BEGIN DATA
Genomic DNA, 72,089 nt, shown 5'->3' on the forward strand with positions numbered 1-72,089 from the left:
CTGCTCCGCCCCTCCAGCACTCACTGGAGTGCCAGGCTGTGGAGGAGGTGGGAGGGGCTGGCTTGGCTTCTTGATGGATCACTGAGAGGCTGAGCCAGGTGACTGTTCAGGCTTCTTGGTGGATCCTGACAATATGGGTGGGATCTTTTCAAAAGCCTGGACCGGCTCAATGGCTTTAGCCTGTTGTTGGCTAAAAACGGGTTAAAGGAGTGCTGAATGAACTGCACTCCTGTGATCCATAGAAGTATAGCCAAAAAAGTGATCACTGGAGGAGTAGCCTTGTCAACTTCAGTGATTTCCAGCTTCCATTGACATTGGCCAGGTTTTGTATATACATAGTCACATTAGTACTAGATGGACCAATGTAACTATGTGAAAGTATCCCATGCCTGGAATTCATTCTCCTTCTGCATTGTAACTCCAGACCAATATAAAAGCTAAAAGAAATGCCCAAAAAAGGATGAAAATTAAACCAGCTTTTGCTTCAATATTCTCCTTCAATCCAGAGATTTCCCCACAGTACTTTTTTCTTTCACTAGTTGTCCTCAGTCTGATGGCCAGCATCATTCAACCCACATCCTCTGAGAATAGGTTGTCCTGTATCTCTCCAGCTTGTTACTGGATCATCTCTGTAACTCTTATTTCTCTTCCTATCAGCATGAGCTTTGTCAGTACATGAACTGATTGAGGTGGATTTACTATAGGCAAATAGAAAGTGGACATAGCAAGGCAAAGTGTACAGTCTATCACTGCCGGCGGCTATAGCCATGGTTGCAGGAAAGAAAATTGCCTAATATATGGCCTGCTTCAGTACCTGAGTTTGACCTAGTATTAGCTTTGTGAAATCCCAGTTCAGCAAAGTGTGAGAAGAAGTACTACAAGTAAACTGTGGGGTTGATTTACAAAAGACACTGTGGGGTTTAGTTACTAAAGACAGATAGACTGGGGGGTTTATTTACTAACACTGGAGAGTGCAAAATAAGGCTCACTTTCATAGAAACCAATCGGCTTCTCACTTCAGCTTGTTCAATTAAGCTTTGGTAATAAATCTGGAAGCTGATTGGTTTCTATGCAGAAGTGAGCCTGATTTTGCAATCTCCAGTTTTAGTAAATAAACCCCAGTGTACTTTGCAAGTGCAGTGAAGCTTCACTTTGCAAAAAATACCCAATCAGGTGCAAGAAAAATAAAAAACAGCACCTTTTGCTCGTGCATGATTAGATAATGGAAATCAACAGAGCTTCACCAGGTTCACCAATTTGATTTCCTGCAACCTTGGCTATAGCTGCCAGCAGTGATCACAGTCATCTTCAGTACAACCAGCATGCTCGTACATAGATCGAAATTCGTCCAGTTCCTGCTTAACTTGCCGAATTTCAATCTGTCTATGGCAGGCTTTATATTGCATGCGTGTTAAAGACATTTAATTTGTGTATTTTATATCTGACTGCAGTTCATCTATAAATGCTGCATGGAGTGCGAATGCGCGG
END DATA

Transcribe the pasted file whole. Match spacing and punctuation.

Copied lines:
Genomic DNA, 72,089 nt, shown 5'->3' on the forward strand with positions numbered 1-72,089 from the left:
CTGCTCCGCCCCTCCAGCACTCACTGGAGTGCCAGGCTGTGGAGGAGGTGGGAGGGGCTGGCTTGGCTTCTTGATGGATCACTGAGAGGCTGAGCCAGGTGACTGTTCAGGCTTCTTGGTGGATCCTGACAATATGGGTGGGATCTTTTCAAAAGCCTGGACCGGCTCAATGGCTTTAGCCTGTTGTTGGCTAAAAACGGGTTAAAGGAGTGCTGAATGAACTGCACTCCTGTGATCCATAGAAGTATAGCCAAAAAAGTGATCACTGGAGGAGTAGCCTTGTCAACTTCAGTGATTTCCAGCTTCCATTGACATTGGCCAGGTTTTGTATATACATAGTCACATTAGTACTAGATGGACCAATGTAACTATGTGAAAGTATCCCATGCCTGGAATTCATTCTCCTTCTGCATTGTAACTCCAGACCAATATAAAAGCTAAAAGAAATGCCCAAAAAAGGATGAAAATTAAACCAGCTTTTGCTTCAATATTCTCCTTCAATCCAGAGATTTCCCCACAGTACTTTTTTCTTTCACTAGTTGTCCTCAGTCTGATGGCCAGCATCATTCAACCCACATCCTCTGAGAATAGGTTGTCCTGTATCTCTCCAGCTTGTTACTGGATCATCTCTGTAACTCTTATTTCTCTTCCTATCAGCATGAGCTTTGTCAGTACATGAACTGATTGAGGTGGATTTACTATAGGCAAATAGAAAGTGGACATAGCAAGGCAAAGTGTACAGTCTATCACTGCCGGCGGCTATAGCCATGGTTGCAGGAAAGAAAATTGCCTAATATATGGCCTGCTTCAGTACCTGAGTTTGACCTAGTATTAGCTTTGTGAAATCCCAGTTCAGCAAAGTGTGAGAAGAAGTACTACAAGTAAACTGTGGGGTTGATTTACAAAAGACACTGTGGGGTTTAGTTACTAAAGACAGATAGACTGGGGGGTTTATTTACTAACACTGGAGAGTGCAAAATAAGGCTCACTTTCATAGAAACCAATCGGCTTCTCACTTCAGCTTGTTCAATTAAGCTTTGGTAATAAATCTGGAAGCTGATTGGTTTCTATGCAGAAGTGAGCCTGATTTTGCAATCTCCAGTTTTAGTAAATAAACCCCAGTGTACTTTGCAAGTGCAGTGAAGCTTCACTTTGCAAAAAATACCCAATCAGGTGCAAGAAAAATAAAAAACAGCACCTTTTGCTCGTGCATGATTAGATAATGGAAATCAACAGAGCTTCACCAGGTTCACCAATTTGATTTCCTGCAACCTTGGCTATAGCTGCCAGCAGTGATCACAGTCATCTTCAGTACAACCAGCATGCTCGTACATAGATCGAAATTCGTCCAGTTCCTGCTTAACTTGCCGAATTTCAATCTGTCTATGGCAGGCTTTATATTGCATGCGTGTTAAAGACATTTAATTTGTGTATTTTATATCTGACTGCAGTTCATCTATAAATGCTGCATGGAGTGCGAATGCGCGG